DATA ANALYTICS & PROFILING– WHAT SHOULD THE LAW DEMAND? PART II
The first part of this article discussed the concept of personal data and the nitty-gritty of data analytics and data profiling, both from an industry and legal perspective. This present part explored the current legal framework, its impacts, and the way forward for regulations on Data Analytics (DA) and Data Profiling (DP).
What are Data Analytics and Data Profiling?
The General Data Protection Regulation (GDPR) prohibits solely automated decision-making – including profiling  – which has legal or similar effects on the data subject. Article 22(1) of the GDPR specifies the exceptions to the restriction, namely:
-necessary for entering, or performance of, a contract between the data subject and a data controller;
-authorised by the law; or
-where the data subject gives express consent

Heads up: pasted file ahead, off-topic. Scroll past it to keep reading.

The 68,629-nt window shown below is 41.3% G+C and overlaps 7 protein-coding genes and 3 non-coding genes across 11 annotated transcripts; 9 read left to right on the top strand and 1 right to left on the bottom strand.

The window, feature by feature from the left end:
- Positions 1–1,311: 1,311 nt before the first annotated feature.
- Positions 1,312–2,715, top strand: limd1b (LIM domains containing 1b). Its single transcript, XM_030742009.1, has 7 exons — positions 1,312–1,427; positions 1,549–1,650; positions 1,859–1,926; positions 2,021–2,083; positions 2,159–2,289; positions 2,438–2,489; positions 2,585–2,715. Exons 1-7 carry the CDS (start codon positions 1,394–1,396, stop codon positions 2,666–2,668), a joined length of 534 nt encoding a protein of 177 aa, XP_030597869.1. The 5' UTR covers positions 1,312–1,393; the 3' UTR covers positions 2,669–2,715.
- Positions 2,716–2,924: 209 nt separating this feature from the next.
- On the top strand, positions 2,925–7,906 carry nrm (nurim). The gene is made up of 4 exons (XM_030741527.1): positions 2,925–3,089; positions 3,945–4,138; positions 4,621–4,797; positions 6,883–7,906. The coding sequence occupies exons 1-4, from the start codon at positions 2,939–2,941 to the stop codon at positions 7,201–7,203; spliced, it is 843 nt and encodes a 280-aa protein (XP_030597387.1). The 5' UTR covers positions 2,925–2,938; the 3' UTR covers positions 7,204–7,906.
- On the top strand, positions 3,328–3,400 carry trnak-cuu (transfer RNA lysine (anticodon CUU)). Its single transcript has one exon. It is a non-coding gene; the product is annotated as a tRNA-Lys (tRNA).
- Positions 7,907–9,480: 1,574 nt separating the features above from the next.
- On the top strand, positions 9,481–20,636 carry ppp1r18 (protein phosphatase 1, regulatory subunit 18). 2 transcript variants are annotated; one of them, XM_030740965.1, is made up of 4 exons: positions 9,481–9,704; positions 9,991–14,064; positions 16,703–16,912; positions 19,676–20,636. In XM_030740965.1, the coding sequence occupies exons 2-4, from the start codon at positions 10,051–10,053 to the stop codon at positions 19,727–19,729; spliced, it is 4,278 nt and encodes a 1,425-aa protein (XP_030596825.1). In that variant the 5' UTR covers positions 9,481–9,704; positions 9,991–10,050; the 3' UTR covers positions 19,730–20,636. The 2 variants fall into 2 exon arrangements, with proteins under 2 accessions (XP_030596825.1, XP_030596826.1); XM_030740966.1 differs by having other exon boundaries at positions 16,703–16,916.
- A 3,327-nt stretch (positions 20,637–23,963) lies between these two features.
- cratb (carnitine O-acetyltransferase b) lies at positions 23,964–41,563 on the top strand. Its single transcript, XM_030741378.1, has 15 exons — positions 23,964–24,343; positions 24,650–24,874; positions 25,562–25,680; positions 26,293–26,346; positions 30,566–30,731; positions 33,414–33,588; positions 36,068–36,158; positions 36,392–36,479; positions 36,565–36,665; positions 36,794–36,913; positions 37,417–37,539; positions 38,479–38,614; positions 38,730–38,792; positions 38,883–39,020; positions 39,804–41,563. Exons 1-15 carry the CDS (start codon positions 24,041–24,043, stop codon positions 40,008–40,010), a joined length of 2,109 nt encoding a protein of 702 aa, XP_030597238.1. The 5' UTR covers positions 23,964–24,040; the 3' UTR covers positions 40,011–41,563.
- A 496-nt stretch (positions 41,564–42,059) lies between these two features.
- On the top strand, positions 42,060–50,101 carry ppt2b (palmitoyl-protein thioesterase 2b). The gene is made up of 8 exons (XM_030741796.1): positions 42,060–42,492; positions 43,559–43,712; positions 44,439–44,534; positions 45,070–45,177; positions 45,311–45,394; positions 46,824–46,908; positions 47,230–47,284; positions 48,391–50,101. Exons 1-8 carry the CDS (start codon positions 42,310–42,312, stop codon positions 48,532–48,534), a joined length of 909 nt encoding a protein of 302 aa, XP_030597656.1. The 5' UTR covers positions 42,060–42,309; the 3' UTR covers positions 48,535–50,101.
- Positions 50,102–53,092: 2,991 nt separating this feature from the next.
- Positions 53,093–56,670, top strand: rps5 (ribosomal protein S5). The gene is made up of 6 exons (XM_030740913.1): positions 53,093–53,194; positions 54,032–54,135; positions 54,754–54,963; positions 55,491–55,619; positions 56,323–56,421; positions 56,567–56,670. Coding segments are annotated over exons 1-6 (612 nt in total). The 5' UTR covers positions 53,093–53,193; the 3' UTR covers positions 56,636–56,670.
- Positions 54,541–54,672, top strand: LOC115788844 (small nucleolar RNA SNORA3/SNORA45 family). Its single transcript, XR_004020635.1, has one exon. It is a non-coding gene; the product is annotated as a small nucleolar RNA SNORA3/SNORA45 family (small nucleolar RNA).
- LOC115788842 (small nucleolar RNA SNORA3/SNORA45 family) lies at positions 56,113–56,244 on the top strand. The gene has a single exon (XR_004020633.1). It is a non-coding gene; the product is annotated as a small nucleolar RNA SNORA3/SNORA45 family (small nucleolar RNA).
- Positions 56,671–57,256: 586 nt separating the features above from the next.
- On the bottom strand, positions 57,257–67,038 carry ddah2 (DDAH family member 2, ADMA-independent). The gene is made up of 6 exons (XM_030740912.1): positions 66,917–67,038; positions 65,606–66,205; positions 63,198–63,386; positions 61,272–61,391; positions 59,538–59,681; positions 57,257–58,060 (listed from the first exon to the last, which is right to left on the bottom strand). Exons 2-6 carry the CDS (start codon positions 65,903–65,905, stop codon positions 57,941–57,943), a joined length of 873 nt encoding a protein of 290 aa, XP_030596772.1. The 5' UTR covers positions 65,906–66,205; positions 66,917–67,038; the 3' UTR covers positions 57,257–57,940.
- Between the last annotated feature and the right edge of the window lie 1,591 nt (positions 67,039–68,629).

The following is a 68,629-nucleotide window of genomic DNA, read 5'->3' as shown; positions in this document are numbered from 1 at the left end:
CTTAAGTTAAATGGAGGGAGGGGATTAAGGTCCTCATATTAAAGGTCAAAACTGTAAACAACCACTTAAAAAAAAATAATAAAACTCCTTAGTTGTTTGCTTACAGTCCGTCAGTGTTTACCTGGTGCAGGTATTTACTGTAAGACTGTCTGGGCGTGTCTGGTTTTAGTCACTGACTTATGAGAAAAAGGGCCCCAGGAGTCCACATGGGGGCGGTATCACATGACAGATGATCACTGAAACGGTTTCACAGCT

The question is what type of profiling or decisions have legal or similarly significant effects?
Decisions have legal effects when they can affect the legal rights or benefits of the data subject. For example, a decision to provide accessibility to a government-insurance scheme. Decisions with similarly significant decisions are not close-ended, and they may affect the data subject’s reputation, recruitment opportunities, health, financial status (e.g., loan application, credit scores), and (predictions on) choices/behaviour.